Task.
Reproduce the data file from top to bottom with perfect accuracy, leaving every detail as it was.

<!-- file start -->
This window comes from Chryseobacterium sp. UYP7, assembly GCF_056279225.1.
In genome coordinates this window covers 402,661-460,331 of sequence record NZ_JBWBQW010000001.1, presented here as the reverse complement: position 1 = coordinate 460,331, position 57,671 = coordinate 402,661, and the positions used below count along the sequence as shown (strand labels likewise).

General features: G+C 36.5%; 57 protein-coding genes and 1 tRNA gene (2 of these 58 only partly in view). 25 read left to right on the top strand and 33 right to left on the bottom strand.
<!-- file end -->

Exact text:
This window comes from Chryseobacterium sp. UYP7, assembly GCF_056279225.1.
In genome coordinates this window covers 402,661-460,331 of sequence record NZ_JBWBQW010000001.1, presented here as the reverse complement: position 1 = coordinate 460,331, position 57,671 = coordinate 402,661, and the positions used below count along the sequence as shown (strand labels likewise).

General features: G+C 36.5%; 57 protein-coding genes and 1 tRNA gene (2 of these 58 only partly in view). 25 read left to right on the top strand and 33 right to left on the bottom strand.